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Virtual cards have become a hot topic in the travel industry.  The Global Business Travel Association (GBTA) recently published a study, Buyer and Supplier Outlook on Virtual Payment Solutions, virtual cards are the topic of discussion for several education sessions during the upcoming GBTA 2015 and according to a BTN Group survey, travel buyers rate single-use virtual cards as the superior solution for solving travel payment pain points.

Why are virtual cards at the heart of some of the corporate travel industry’s most exciting discussions? In our quest to answer that question, we sat down with our VP of Travel Solutions, Juliann Pless, to discuss the emerging trend of virtual cards for travel.

Why do you think virtual cards are such a hot topic at GBTA this year?

Companies have experienced security breaches and fraud like never before. When ghost cards or lodging cards are kept on file with hotels around the world, there’s an increased risk of those card numbers getting in the wrong hands. The security features of single-use virtual cards solve this pain point.

Additionally, the corporate travel industry is becoming more aware of the savings and efficiencies that come with virtual card technology. We are able to automate a lot of manual processes that are often involved with managed travel programs.

What do you think is the biggest hurdle to more widespread adoption of virtual cards in travel?

Virtual cards have been a growing part of our business since 2009. They’re not ‘new’ yet they are new to the travel industry. So there’s a learning curve that we need to breakthrough. Events like GBTA and heightened media coverage from outlets like BTN are certainly helping. When I am speaking at an event or talking with prospects, our conversations today are much different than they were one year ago when people had little to no knowledge of what a virtual card was.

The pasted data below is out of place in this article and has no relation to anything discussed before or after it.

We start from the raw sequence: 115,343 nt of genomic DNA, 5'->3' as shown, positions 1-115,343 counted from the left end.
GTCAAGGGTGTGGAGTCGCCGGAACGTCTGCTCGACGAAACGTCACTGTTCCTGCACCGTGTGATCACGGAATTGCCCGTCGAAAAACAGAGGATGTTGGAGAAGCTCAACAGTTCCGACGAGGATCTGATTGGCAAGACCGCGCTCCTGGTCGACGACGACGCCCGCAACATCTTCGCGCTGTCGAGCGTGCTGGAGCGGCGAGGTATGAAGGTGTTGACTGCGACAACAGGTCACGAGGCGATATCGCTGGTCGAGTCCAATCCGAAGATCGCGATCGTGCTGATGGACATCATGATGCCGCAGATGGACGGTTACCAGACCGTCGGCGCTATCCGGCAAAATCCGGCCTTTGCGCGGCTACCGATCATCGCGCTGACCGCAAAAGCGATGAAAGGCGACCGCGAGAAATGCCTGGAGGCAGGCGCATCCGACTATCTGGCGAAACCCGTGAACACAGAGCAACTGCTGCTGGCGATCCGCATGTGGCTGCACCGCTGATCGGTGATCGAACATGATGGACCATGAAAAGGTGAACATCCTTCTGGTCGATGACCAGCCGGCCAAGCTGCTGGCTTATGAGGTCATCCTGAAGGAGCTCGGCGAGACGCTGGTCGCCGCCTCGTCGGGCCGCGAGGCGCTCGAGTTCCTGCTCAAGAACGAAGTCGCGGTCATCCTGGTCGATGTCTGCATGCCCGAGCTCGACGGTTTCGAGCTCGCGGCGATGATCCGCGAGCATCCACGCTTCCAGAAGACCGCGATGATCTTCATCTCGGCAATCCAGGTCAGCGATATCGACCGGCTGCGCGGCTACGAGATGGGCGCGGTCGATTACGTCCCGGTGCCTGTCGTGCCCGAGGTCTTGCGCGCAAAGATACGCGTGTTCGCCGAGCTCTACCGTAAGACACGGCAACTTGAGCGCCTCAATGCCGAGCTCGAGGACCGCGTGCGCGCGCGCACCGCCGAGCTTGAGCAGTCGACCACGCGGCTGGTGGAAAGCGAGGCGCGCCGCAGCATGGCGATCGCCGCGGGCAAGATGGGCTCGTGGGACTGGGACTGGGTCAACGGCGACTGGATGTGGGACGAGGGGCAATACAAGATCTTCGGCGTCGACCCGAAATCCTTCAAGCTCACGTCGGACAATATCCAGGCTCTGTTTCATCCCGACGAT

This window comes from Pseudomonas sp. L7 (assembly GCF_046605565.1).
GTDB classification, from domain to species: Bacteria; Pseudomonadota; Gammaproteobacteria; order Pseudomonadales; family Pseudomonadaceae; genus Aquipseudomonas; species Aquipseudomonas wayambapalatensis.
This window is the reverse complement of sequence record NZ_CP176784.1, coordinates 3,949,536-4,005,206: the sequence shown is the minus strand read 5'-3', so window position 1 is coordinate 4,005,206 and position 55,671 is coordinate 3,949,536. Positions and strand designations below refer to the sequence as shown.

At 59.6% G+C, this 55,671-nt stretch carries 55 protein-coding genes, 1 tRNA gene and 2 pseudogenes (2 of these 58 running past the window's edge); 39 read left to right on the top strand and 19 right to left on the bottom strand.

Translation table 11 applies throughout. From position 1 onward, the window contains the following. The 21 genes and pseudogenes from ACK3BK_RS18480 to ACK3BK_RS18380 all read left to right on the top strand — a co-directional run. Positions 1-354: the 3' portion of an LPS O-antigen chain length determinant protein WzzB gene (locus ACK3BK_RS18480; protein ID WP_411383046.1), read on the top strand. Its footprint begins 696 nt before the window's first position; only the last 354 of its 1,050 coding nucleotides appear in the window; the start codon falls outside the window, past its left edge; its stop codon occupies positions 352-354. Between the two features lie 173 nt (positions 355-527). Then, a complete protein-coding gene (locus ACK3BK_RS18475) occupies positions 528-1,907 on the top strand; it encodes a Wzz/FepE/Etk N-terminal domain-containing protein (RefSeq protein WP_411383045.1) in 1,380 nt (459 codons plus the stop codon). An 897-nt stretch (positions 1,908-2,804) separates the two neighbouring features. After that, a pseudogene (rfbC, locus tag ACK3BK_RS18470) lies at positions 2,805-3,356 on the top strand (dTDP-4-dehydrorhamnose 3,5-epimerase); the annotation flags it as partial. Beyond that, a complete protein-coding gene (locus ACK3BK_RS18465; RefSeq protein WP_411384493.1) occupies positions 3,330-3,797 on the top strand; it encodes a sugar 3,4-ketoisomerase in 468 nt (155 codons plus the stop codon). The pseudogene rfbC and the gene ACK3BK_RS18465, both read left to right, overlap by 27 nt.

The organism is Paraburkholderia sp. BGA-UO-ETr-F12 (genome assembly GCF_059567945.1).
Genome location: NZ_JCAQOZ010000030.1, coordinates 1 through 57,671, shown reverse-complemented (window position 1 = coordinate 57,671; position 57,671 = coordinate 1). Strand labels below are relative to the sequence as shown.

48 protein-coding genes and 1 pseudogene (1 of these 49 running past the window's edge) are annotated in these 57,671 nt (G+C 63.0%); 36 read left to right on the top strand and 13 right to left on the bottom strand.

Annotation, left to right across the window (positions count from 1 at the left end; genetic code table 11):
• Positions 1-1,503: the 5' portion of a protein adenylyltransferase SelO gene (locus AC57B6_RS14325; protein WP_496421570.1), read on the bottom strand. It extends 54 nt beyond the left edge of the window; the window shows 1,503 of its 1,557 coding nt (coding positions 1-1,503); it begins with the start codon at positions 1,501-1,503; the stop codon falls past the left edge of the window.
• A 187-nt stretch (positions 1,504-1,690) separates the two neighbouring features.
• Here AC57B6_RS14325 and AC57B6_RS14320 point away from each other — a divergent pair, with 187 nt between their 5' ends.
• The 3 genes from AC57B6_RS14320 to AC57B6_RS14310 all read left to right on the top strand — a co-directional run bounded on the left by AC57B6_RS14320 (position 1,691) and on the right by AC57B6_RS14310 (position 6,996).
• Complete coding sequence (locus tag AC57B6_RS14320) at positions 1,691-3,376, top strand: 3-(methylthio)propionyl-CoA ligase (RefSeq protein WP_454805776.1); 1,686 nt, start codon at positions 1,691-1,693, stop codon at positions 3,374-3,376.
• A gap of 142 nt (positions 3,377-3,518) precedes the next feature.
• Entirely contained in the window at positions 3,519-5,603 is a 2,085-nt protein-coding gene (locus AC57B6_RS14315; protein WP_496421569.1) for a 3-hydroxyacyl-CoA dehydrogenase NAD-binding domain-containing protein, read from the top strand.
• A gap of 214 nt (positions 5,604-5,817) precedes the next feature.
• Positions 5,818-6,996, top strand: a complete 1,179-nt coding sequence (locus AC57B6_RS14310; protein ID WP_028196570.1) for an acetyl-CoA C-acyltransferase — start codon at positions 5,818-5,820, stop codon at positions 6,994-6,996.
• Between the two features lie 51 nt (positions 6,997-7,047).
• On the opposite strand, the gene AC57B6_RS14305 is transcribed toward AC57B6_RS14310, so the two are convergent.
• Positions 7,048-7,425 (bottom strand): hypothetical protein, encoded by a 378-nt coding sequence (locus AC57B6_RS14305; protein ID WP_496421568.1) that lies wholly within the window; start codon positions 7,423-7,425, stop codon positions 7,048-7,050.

People today have done their homework and have a good understanding of what virtual cards are – now they’re trying to understand how they will impact their business. Like any new system implementation, concerns are usually focused on costs, timing and disruption to their day-to-day. These are easy obstacles to overcome with CSI because our system does not cost anything and our implementations are quick.

Do virtual cards replace the need for plastic cards?

No. Virtual cards are an addition to the purchasing program in place. Virtual cards bring added security to certain parts of the travel program but there are certainly times when plastic cards are still needed. For example, virtual cards are great for hotel expenses and incidentals, but they are not yet practical to use in a restaurant where they’re accustomed to accepting a physical plastic card.

This is another one of our unique features at CSI. Our travel payment solution includes not only virtual cards but also plastic T&E cards and mobile payments – three payment methods that meet 100% of a company’s travel expense needs.

You’re preparing to host a panel discussion at GBTA 2015. What are you most looking forward to?

I’m excited for the opportunity to continue educating the audience on the benefits of virtual cards. We’ve got a great panel that includes points of view from a payments expert, corporate travel manager and TMC. Together I think we have a great opportunity to show that virtual cards aren’t so ‘new and scary’ and how they’re being used to help facets of a managed travel program.

Attending GBTA 2015? Don’t miss this exciting panel discussion:

  • Title: Beyond the Trend: Why Virtual Card Payments are Hot in Business Travel
  • Track: Expense Management
  • Day: Monday, July 27, 2015
  • Time: 10:00am – 11:00am
  • Location: 304EF

Juliann Pless joined CSI in 2010 and since 2014 has led the team responsible for driving strategy and execution for the globalVCard brand in the corporate travel industry. Juliann shares her knowledge about the use of virtual cards in travel at national speaking events. She is also active in CSI’s charitable giving program and earned a Bachelor’s Degree in Marketing from Stetson University.

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